The IUCN Species Survival Commission (SSC) Pangolin Specialist Group recently warned that pangolins are now the most illegally traded mammal in the world, with more than one million individuals estimated to have been snatched from the wild over the past decade. An urgent conservation action plan has been drawn up to attempt to bring the pangolin back from the brink of extinction. But as protective measures targeting the dwindling pangolin population make clear, containing the illegal wildlife trade is not only a task for conservationists. The illegal wildlife trade is a form of transnational organized crime worth between U.S. $7 and U.S. $23 billion dollars annually, surpassed only by revenues generated by global drug trafficking and the illegal arms trade. Wildlife smuggling routes are often the same ones used for human and drug trafficking. The trade also supports terrorist groups, fuels corruption, and threatens regional and international security. There is evidence that the illegal wildlife trade sustains militant groups like al-Shabaab, the al-Qaeda-backed Somali terrorist group responsible for a devastating attack on a Nairobi shopping mall in September of last year. A recent UN and INTERPOL study on environmental crime reiterated that the illegal trade in wildlife and timber products is directly helping to finance the operations of criminal, militia, and terrorist groups worldwide, as well as threatening the security and sustainable development of many nations.
The problems of lax enforcement, persistent marginalization of the illegal wildlife trade as a serious security threat, and under-resourcing of organizations tasked with countering it must be addressed head-on. Two promising developments at the international level bode well for the future fight against wildlife trafficking. First, CITES is going beyond its original mandate to list endangered species and beginning to take an active role in regulation. The CITES Secretariat is working in concert with other international organizations to, for example, improve border controls and educate customs officers on the identification of illegal wildlife specimens. In the 2000s, CITES also began to conduct wildlife trade policy reviews, which have given member states the opportunity to develop a more holistic approach to both the legal and illegal wildlife trade as well as allowed them to consult relevant stakeholders in evaluating policy performance and address compliance gaps. At the same time, this review process emphasizes the importance of addressing the illegal wildlife trade in the wider context of poverty alleviation, border security, and biodiversity conservation. Secondly, curbing the illegal wildlife trade requires a multifaceted and multilateral approach. Apart from affiliates of the United Nations, numerous nongovernmental organizations, academic institutions, and zoological centers devote time and resources to combating the issue. Through high-profile initiatives such as United for Wildlife, many of them help raise public awareness about wildlife trafficking. Increased coordination amongst various public and private initiatives across the globe, allowing for limited resources to be pooled and leveraged more effectively, will be essential to streamline future counter-wildlife trafficking efforts.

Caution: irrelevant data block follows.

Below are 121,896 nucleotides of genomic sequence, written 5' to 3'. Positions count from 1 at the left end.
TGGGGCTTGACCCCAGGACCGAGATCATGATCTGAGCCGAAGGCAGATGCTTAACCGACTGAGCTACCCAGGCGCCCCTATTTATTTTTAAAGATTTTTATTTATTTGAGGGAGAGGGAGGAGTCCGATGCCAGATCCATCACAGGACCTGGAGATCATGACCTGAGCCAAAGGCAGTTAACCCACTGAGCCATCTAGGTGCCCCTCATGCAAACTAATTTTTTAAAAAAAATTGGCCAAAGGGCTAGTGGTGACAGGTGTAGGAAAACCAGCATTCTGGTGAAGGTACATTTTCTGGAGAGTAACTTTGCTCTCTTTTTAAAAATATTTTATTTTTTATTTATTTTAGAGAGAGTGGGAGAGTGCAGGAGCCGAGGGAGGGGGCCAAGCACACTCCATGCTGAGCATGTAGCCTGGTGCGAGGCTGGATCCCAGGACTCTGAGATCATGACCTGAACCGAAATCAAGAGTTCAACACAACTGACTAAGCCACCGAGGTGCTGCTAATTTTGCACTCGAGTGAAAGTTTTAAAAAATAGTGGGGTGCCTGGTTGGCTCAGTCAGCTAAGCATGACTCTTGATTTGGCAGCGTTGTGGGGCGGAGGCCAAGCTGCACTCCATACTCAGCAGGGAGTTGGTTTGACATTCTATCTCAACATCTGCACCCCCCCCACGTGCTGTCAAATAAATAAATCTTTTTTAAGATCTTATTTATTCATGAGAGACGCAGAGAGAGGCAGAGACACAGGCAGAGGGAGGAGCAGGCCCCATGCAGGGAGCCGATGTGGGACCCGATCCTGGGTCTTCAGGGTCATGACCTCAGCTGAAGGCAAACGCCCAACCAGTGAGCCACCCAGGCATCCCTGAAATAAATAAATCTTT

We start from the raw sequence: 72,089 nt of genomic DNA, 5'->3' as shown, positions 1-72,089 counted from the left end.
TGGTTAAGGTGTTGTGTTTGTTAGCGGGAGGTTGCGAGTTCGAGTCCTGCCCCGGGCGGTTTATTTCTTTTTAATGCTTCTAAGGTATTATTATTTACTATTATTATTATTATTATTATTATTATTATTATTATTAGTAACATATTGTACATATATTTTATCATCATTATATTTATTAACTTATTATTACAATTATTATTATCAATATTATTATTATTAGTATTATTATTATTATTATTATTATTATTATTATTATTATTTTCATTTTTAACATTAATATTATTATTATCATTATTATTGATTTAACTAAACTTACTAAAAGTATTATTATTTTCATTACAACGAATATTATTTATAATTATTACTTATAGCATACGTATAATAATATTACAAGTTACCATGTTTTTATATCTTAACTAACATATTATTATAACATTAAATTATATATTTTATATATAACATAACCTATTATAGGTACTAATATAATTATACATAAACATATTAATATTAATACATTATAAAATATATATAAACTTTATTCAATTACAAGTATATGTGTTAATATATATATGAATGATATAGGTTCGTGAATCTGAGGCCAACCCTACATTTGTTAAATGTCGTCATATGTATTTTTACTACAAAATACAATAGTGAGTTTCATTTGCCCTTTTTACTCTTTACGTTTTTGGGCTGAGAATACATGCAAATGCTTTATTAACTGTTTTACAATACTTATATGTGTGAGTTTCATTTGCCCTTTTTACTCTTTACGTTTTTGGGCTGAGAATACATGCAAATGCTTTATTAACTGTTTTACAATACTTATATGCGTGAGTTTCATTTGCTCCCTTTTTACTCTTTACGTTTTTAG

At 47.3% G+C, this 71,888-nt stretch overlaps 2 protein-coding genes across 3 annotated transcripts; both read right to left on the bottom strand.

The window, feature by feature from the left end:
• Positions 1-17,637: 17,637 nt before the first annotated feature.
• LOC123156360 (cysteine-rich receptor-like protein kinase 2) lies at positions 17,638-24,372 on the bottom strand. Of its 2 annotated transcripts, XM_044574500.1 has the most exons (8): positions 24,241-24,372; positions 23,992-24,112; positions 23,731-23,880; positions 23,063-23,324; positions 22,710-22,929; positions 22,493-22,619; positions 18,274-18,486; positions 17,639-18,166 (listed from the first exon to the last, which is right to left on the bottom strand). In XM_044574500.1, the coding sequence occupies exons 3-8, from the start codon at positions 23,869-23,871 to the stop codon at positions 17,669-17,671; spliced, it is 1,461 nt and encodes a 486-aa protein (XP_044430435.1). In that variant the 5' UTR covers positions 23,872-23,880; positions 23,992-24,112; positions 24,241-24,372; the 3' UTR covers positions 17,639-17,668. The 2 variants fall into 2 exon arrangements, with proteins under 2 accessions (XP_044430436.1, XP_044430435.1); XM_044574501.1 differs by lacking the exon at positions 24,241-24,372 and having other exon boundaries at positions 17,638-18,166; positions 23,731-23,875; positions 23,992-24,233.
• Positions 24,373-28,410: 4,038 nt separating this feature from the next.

Much remains to be done, however. Pangolins remain under threat, as do many other endangered flora and fauna worldwide. Curbing the illegal wildlife trade is not merely a task for environmental conservation—it is also fundamentally about addressing a cruel and dangerous activity that continues to threaten both global security and the rule of law.